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How do Italian researchers feel about Technology Transfer Offices?

By Marija (Masha) Zecevic

As part of a new project, we have surveyed a sample of 87 Italian scientists active in the basic and clinical research in the field of cystic fibrosis (CF). We were interested to assess what needs scientists have for external support when it comes to technology transfer activities.

The key takeaways from our survey:

  • Half of Italian academic researchers believe they have no Technology Transfer Office (TTO) to rely upon

  • 9 out of 10 scientists would like to gain access to a TTO like services with the main goal of initiating collaborations with the industry

  • Majority of scientists believe they have developed useful tools (assays, drug candidates, patient sample banks) that pharmaceutical companies might find of interest

The results of the survey are not surprising, yet I still find them disturbing.

More than half of the scientists believe their institution has no Technology Transfer Office (TTO), and those that are aware of such services have mostly experiences in patent drafting and prosecution only.

FFC Survey.jpg

I know for fact that most of the Italian academic and research institutions do have an office that fits the TTO definition. For some reason though, the scientists are either not aware that those services are available or, more sadly, have had negative experiences in the past when trying to obtain the help they felt they needed. In my experience, these offices indeed handle mostly the prosecution of patent applications and are usually not pro-active when it comes to searching for industrial partnerships, start up creation, training and strategic advisory to employed scientists.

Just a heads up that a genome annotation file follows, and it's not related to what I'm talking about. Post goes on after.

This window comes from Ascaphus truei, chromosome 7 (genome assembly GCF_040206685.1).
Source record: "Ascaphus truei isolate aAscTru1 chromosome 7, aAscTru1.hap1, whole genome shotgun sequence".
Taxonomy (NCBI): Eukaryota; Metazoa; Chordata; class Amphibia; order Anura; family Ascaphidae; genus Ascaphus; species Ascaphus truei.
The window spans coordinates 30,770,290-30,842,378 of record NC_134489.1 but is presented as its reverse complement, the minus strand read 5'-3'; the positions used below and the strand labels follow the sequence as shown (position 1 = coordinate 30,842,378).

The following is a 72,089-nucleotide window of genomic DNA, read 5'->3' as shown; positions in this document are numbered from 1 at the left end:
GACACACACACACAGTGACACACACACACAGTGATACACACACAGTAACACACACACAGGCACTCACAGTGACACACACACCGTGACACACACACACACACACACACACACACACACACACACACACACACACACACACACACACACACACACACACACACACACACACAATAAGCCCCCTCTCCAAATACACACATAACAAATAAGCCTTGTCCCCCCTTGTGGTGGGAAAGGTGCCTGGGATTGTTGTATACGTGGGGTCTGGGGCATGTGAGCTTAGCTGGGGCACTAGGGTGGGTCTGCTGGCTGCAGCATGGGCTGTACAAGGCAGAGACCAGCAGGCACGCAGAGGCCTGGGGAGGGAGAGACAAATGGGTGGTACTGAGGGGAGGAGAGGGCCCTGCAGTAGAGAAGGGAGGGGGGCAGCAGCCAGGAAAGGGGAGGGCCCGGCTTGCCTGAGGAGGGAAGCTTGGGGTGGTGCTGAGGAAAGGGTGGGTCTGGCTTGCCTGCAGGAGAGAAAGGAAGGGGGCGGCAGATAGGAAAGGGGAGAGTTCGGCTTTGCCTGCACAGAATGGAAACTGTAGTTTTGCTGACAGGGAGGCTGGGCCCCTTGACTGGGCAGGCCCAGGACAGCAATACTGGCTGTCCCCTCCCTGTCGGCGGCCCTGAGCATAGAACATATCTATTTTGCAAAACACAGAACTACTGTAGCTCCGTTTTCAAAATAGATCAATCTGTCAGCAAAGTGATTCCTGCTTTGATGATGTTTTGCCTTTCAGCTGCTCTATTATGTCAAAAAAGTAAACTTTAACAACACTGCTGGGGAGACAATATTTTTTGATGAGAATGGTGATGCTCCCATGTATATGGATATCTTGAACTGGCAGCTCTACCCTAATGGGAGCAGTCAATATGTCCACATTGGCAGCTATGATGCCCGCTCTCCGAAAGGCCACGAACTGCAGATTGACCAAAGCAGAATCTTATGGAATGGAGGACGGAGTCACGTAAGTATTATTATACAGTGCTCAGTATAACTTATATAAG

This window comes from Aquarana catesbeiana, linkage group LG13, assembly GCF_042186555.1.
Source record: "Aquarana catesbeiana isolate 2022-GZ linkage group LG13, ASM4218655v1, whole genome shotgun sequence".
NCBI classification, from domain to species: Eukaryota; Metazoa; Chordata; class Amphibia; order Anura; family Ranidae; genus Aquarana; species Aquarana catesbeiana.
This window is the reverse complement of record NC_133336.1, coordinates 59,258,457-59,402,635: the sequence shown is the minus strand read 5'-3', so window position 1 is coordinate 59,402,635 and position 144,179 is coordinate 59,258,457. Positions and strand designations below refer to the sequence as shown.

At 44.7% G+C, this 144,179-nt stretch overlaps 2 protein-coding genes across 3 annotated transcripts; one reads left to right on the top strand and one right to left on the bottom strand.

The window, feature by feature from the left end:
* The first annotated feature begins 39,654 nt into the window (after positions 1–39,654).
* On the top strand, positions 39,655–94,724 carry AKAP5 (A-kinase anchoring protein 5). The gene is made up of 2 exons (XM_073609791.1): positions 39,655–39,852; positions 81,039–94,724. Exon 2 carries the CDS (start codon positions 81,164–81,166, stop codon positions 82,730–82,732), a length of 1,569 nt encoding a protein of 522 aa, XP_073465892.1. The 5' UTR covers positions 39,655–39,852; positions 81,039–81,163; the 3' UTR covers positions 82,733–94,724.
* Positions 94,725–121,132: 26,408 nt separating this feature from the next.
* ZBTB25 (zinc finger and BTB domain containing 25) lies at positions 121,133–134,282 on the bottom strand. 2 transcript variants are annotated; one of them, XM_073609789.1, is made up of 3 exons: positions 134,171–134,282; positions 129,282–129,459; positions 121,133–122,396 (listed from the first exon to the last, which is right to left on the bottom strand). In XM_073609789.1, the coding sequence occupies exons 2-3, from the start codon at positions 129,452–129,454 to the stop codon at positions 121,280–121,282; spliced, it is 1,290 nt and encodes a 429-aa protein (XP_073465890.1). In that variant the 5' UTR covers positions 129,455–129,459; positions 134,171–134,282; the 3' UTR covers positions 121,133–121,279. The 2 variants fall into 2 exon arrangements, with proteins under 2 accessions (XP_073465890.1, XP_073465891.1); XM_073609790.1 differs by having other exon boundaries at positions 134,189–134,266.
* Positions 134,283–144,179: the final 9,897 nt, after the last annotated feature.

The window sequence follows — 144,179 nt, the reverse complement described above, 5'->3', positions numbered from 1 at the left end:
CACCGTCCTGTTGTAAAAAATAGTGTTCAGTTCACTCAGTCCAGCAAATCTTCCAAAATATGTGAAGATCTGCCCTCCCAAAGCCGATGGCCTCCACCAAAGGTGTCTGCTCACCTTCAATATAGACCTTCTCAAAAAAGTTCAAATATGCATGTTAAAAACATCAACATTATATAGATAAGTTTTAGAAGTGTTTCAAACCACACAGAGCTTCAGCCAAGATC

An impressive majority of the sample appears to be eager to open up to the industry and hopeful set up a collaborative relationship. One of the most obvious reasons is likely the chronic lack of funds for research and scientists looking sometimes opportunistically at the industry as a source of revenue through “sponsored research” agreements.

What I found most puzzling was the self-assessment as to what technologies and tools developed by researchers might be potentially of interest to commercial players. Over 60% of interviewed scientists think they have new drug candidates to offer up. Admittedly, few of them probably thought of same compounds, yet it makes me wonder if the researchers truly understand what is commonly considered a “drug candidate” by the pharma companies.

This aspect is certainly worth exploring in more detail and probably confirms my suspicion that the academic scientific community in Italy could benefit from more in depth learning about the industrial drug development process in order to adjust their expectations and increase chances of industrial collaborations.

Even those who believe that industry agenda has no place in the academia, will likely admit that the industry is the only one that brings products to markets, and in this case, to patients.

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